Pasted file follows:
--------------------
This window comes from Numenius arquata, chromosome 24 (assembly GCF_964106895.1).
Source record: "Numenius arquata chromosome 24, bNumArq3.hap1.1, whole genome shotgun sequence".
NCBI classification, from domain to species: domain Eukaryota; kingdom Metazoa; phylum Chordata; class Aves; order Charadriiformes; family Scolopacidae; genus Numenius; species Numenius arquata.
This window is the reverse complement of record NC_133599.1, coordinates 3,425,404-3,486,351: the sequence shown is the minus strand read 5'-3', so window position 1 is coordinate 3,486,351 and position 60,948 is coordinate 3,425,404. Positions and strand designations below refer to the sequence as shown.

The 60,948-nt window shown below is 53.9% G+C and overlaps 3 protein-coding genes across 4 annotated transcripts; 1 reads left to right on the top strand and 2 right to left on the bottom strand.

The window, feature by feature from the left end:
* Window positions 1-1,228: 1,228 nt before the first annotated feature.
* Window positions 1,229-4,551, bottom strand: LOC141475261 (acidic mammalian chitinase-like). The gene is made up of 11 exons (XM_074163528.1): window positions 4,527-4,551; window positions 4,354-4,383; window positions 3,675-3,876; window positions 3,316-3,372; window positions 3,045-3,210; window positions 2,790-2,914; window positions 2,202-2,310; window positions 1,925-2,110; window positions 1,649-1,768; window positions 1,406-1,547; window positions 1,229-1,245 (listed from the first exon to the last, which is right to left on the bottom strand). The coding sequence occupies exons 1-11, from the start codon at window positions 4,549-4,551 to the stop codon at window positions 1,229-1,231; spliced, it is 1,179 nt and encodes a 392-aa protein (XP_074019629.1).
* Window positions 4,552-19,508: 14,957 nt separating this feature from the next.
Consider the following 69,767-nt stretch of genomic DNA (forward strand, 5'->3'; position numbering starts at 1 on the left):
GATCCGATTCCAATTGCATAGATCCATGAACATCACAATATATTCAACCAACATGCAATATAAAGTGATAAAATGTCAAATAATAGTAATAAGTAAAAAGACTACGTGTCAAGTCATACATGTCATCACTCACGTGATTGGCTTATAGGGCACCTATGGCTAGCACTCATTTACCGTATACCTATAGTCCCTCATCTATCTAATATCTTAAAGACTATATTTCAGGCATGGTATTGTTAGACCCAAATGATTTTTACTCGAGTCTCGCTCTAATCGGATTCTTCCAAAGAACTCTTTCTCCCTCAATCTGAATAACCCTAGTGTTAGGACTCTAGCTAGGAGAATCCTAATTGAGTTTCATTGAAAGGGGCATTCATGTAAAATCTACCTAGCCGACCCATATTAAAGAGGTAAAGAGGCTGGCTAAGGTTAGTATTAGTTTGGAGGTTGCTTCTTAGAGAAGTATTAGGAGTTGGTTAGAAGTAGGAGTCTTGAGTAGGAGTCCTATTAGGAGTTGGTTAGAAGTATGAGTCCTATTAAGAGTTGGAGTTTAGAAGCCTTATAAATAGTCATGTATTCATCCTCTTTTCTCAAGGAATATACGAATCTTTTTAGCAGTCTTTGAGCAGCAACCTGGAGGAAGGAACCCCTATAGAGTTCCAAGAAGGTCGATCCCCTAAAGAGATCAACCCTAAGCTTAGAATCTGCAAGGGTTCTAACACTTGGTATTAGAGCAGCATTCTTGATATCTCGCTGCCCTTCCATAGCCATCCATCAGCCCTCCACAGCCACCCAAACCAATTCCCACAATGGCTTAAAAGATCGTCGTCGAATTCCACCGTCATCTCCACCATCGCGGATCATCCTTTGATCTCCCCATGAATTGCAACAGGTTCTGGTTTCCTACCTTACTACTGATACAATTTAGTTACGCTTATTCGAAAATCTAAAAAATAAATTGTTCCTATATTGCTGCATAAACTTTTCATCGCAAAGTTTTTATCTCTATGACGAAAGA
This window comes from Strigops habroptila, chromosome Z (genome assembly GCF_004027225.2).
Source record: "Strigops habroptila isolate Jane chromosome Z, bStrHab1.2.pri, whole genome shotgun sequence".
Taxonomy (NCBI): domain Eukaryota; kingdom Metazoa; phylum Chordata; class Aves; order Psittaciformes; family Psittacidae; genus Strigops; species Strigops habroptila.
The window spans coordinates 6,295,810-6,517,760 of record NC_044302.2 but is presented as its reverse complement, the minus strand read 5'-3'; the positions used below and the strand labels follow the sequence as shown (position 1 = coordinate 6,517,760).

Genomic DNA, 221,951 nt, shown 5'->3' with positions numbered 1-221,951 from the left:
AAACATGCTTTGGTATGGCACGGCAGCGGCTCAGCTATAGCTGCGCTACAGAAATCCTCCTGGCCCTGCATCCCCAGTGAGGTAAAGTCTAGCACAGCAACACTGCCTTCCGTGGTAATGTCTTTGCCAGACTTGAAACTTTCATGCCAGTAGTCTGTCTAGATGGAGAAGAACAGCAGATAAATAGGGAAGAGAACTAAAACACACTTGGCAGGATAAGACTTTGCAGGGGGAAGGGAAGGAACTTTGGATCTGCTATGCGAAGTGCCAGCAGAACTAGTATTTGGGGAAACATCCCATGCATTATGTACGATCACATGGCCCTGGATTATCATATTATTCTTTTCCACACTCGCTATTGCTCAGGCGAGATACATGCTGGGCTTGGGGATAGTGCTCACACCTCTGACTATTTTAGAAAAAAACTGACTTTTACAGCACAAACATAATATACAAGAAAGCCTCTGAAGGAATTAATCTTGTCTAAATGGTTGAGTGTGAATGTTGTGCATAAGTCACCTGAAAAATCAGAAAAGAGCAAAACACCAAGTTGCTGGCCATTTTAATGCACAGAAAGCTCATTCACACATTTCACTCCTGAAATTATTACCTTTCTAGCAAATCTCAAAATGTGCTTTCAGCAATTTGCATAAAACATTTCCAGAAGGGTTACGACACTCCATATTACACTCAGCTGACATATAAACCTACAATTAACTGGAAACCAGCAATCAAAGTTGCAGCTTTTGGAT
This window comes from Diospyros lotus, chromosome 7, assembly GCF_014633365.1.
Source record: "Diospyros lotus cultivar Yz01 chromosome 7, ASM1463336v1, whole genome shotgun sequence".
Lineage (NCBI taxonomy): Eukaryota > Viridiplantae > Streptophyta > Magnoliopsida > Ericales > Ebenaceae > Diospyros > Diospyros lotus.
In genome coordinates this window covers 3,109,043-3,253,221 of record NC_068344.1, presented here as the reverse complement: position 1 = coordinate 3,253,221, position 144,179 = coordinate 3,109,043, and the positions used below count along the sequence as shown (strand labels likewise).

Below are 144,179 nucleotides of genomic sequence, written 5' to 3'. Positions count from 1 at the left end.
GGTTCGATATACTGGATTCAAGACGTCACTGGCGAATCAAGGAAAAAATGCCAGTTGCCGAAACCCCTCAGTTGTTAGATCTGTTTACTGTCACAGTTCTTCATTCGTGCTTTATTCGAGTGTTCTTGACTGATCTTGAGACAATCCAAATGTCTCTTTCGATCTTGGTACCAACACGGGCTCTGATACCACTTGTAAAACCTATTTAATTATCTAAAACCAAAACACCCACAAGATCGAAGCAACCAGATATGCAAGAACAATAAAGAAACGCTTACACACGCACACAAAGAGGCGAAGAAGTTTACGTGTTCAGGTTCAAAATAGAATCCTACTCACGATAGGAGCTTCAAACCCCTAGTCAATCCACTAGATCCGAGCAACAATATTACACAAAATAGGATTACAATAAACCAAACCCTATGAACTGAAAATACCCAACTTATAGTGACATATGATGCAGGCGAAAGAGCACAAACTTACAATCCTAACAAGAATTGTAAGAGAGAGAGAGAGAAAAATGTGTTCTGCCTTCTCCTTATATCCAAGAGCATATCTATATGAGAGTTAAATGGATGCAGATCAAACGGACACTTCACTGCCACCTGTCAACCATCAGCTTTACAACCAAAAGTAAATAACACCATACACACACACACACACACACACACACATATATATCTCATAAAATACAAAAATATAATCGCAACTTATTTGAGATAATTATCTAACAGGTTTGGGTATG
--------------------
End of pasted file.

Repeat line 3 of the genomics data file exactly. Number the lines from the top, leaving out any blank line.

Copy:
NCBI classification, from domain to species: domain Eukaryota; kingdom Metazoa; phylum Chordata; class Aves; order Charadriiformes; family Scolopacidae; genus Numenius; species Numenius arquata.